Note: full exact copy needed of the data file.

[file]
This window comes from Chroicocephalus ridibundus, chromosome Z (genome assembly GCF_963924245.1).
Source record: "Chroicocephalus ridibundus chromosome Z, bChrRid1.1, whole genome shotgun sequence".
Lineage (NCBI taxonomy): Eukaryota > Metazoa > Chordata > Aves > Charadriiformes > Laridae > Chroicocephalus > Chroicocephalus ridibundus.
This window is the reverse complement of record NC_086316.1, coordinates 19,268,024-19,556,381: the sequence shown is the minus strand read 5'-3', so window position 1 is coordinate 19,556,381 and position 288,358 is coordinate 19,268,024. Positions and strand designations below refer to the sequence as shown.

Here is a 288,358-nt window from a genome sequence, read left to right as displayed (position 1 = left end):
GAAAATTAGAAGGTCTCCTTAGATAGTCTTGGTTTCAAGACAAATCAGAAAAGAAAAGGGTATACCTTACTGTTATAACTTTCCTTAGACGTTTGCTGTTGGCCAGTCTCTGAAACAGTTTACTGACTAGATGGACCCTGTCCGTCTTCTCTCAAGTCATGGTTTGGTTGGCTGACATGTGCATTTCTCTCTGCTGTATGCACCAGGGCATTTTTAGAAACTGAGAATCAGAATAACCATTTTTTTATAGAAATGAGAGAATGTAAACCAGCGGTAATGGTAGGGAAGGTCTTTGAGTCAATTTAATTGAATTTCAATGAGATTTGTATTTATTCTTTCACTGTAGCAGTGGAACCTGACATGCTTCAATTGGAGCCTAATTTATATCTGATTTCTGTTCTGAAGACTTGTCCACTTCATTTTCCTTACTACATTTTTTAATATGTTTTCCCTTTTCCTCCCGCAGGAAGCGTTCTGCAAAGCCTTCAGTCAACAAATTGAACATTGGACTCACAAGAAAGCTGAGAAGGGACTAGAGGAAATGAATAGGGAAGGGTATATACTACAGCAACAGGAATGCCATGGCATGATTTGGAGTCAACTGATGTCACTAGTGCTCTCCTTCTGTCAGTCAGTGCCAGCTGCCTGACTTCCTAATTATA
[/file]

This window comes from Chroicocephalus ridibundus, chromosome Z (genome assembly GCF_963924245.1).
Source record: "Chroicocephalus ridibundus chromosome Z, bChrRid1.1, whole genome shotgun sequence".
Lineage (NCBI taxonomy): Eukaryota > Metazoa > Chordata > Aves > Charadriiformes > Laridae > Chroicocephalus > Chroicocephalus ridibundus.
This window is the reverse complement of record NC_086316.1, coordinates 19,268,024-19,556,381: the sequence shown is the minus strand read 5'-3', so window position 1 is coordinate 19,556,381 and position 288,358 is coordinate 19,268,024. Positions and strand designations below refer to the sequence as shown.

Here is a 288,358-nt window from a genome sequence, read left to right as displayed (position 1 = left end):
GAAAATTAGAAGGTCTCCTTAGATAGTCTTGGTTTCAAGACAAATCAGAAAAGAAAAGGGTATACCTTACTGTTATAACTTTCCTTAGACGTTTGCTGTTGGCCAGTCTCTGAAACAGTTTACTGACTAGATGGACCCTGTCCGTCTTCTCTCAAGTCATGGTTTGGTTGGCTGACATGTGCATTTCTCTCTGCTGTATGCACCAGGGCATTTTTAGAAACTGAGAATCAGAATAACCATTTTTTTATAGAAATGAGAGAATGTAAACCAGCGGTAATGGTAGGGAAGGTCTTTGAGTCAATTTAATTGAATTTCAATGAGATTTGTATTTATTCTTTCACTGTAGCAGTGGAACCTGACATGCTTCAATTGGAGCCTAATTTATATCTGATTTCTGTTCTGAAGACTTGTCCACTTCATTTTCCTTACTACATTTTTTAATATGTTTTCCCTTTTCCTCCCGCAGGAAGCGTTCTGCAAAGCCTTCAGTCAACAAATTGAACATTGGACTCACAAGAAAGCTGAGAAGGGACTAGAGGAAATGAATAGGGAAGGGTATATACTACAGCAACAGGAATGCCATGGCATGATTTGGAGTCAACTGATGTCACTAGTGCTCTCCTTCTGTCAGTCAGTGCCAGCTGCCTGACTTCCTAATTATA